Biden nominates female admiral to lead US Navy

US Navy

WASHINGTON: US President Joe Biden has nominated admiral Lisa Franchetti to lead the US Navy, making her the first woman to hold the position if confirmed by the Senate.

The historic appointment would also mark her as the first woman to serve on the Joint Chiefs of Staff and as a Pentagon service chief.

In an official statement on Friday, President Biden praised Admiral Franchetti’s extensive expertise in both operational and policy arenas, citing her 38 years of dedicated service to the nation as a commissioned officer.

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Admiral Franchetti, who was currently serving as the Vice Chief of Naval Operations, has become the second woman ever to achieve the rank of four-star admiral in the US Navy after Michelle Howard.

Franchetti’s career included commanding the US 6th Fleet and US naval forces in South Korea, as well as serving as Deputy Chief of Naval Operations for Warfighting Development and director for Strategy, Plans, and Policy of the Joint Staff. Additionally, she has been a notable aircraft carrier strike commander.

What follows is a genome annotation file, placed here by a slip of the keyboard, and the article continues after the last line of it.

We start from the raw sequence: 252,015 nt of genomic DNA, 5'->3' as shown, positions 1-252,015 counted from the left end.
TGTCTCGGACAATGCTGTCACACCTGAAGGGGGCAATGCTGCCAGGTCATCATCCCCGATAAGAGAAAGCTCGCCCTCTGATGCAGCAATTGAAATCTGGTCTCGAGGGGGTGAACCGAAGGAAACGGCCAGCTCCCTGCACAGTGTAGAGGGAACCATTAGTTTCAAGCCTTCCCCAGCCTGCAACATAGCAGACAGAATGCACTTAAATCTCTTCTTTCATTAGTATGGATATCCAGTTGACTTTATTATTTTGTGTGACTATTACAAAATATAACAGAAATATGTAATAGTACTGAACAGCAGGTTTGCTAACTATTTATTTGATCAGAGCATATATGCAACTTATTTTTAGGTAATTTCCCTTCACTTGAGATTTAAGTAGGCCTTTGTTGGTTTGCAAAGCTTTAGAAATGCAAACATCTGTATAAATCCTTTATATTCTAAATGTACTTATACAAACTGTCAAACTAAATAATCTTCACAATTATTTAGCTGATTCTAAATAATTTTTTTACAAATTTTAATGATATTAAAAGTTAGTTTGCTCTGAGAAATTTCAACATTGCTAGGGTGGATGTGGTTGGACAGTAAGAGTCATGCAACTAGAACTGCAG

Meanwhile, the nomination received mixed reactions, with Defense Secretary Lloyd Austin initially recommending Admiral Samuel Paparo, the current commander of the Navy’s Pacific Fleet, for the top Navy job.

President Biden chose Admiral Franchetti for the role and named Paparo as the chief of the US Indo-Pacific Command.

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Admiral Linda L. Fagan currently leads the US Coast Guard, making her the head of another major armed service branch, but she is not a member of the Joint Staff as the Coast Guard falls under the Department of Homeland Security, not the Defense Department.

Meanwhile, Admiral Franchetti’s confirmation remained uncertain as Senator Tommy Tuberville was blocking military promotions over Pentagon’s abortion travel policy.

President Biden has expressed concern over the delay caused by Senator Tuberville’s actions, stating that it not only hinders the confirmation of nominees but also poses risks to the US Armed Forces’ strength.

Among the stalled nominations were Vice Admiral James Kilby for vice chief of Naval Operations and Vice Admiral Stephen Koehler for commander of the Pacific Fleet.

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